For a real-time accelerator, multiple 'calls' to the designated function are being evaluated concurrently in the generated hardware. Operations on mutable state, including static RAMs and DRAM are allowed, but care must be taken over the way multiple executions appear to be interleaved, just as care is needed with re-entrant, multithreaded software operating on shared variables. Local variables are private to each invokation.

Note: real-time server mode is being implemented 3Q16. The prior 'hardware server' RPC-based implementation (LINK) is non-rentrant and does not enforce hard real time.

Accelerating CPU-bound Applications

Applications that do not involve much I/O are always good candidates for FPGA execution since FPGA I/O performance and facilities have generally been inferior compared with standard processors, such an x86 motherboard.

Additionaly, applications that do not require a great deal of memory are also ideal for FPGA, since the FPGA DRAM controllers tend to be a little behind those on the latest x86 motherboards. However, many FPGAs now have considerable on-chip static RAM and fairly high bandwidth connection to larger co-located static RAMs, so memory footprint is not such an issue.

Kiwi works very well on intensive CPU-bound applications: particularly those that do a lot of bit-level operation and not much floating point. Typical examples are encryption, hashing and linear programming. The latest FPGAs now have much better quality floating-point support and this has recently extended the class of applications that benefit.

Accelerating Data-Intensive Applications Using Networked FPGA


FPGAs can stream big data from and to fileservers via Ethernet, QPX or AXI bus on the Zynq platform.

In the future, FPGA platforms may become a standard offering in Cloud Computing. Microsoft has installed FPGAs in many of its cloud blades but not yet opened up the FPGA resource for public programming.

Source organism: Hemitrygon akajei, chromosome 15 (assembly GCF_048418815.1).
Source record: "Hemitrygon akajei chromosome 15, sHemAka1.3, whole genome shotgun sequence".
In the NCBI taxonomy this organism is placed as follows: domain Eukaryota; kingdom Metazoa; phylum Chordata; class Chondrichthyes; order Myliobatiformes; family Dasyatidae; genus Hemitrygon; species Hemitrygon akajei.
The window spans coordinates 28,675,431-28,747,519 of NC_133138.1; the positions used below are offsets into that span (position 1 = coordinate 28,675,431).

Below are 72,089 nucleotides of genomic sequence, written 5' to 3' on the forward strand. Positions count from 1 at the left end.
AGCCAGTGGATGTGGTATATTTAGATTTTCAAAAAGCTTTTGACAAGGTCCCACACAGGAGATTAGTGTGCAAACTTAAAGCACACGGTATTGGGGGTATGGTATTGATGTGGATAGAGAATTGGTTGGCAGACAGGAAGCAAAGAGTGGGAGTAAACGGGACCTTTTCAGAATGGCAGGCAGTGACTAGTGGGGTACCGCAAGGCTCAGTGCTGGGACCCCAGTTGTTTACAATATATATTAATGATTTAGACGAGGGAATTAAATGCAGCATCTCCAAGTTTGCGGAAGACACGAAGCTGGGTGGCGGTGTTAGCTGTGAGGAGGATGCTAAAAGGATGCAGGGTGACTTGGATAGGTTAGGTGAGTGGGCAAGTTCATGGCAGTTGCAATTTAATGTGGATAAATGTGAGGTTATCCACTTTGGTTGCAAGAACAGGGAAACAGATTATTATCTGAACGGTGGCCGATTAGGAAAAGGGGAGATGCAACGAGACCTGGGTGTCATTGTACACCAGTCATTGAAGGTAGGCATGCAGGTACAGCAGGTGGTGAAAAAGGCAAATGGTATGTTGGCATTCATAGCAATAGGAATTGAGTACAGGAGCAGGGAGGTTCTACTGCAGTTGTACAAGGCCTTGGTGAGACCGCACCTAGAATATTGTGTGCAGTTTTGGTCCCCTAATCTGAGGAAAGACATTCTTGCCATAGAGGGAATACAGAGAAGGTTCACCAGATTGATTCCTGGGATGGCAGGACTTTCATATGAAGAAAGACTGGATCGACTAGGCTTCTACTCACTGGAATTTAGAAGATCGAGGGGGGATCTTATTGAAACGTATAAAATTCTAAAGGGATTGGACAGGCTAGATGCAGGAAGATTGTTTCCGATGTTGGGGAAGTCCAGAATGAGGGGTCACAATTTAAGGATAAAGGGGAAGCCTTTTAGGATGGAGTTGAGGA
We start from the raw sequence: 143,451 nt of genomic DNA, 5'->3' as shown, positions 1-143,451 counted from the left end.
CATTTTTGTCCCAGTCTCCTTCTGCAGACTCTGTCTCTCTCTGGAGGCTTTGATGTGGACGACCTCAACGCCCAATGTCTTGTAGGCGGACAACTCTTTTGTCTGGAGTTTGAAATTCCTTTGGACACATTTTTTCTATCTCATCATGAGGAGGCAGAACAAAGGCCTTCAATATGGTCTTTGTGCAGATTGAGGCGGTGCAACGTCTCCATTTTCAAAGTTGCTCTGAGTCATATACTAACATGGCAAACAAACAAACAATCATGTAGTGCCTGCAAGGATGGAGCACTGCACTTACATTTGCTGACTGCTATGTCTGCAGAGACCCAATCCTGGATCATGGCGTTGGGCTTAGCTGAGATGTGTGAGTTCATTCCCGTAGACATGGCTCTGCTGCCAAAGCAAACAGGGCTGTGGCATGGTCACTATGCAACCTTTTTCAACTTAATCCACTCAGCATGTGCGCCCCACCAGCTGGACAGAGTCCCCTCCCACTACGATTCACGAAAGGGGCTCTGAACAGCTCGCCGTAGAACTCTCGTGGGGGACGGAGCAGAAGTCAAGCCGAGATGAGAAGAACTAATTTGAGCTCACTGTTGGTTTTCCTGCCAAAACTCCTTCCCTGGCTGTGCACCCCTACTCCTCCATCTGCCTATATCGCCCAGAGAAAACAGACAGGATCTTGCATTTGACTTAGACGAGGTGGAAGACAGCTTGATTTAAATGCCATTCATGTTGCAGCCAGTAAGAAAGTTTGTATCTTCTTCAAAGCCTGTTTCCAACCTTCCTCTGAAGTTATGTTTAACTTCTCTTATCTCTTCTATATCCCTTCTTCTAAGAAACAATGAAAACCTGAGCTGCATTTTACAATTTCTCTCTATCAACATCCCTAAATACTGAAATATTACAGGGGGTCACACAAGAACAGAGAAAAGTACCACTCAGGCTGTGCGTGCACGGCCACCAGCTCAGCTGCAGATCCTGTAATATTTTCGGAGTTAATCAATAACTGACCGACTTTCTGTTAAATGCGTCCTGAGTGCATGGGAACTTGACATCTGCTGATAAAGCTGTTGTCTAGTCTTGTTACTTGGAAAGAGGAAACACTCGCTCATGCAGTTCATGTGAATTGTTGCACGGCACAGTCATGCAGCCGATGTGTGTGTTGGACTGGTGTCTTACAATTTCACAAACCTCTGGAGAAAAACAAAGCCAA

Kiwi is a form of acceleration for scientific applications and parallel programming. It uses the parallel constructs of the C# language and dotnet runtime. Specifically, Kiwi consists of a run-time library for native simulation of hardware descriptions within C# and the KiwiC compiler that generates RTL for FPGA from constrained/stylised .net bytecode.

Or in other words: Kiwi is developing a methodology for algorithm acceleration using parallel programming and the C# language. Specifically, Kiwi consists of a run-time library for hardware FPGA execution of algorithms expressed within C# and a compiler, KiwiC, that converts dotnet bytecode into Verilog RTL for further compilation for FPGA execution. In the future, custom domain-specific front ends that generate dotnet bytecode can be used.

The Kiwi technology has many potential uses, but some of note are:

Kiwi Talks

Kiwi Online Resources

  • Early hardware-centric demonstrations: Demo Pages.

  • Kiwi Scientific Acceleration Manual (web and PDF): PDF, HTML.

  • Kiwi Scientific Acceleration: New Site: Larger Demos for Scientific Users (under development 2Q16).

  • KiwiC is built on the HPR L/S library and so shares a lot of internal implementation with the H2 compiler and the JinJoin Glue Logic Synthesiser, toy BSV compiler and so on: PDF, HTML.
    (C) 2007-2016 David J Greaves.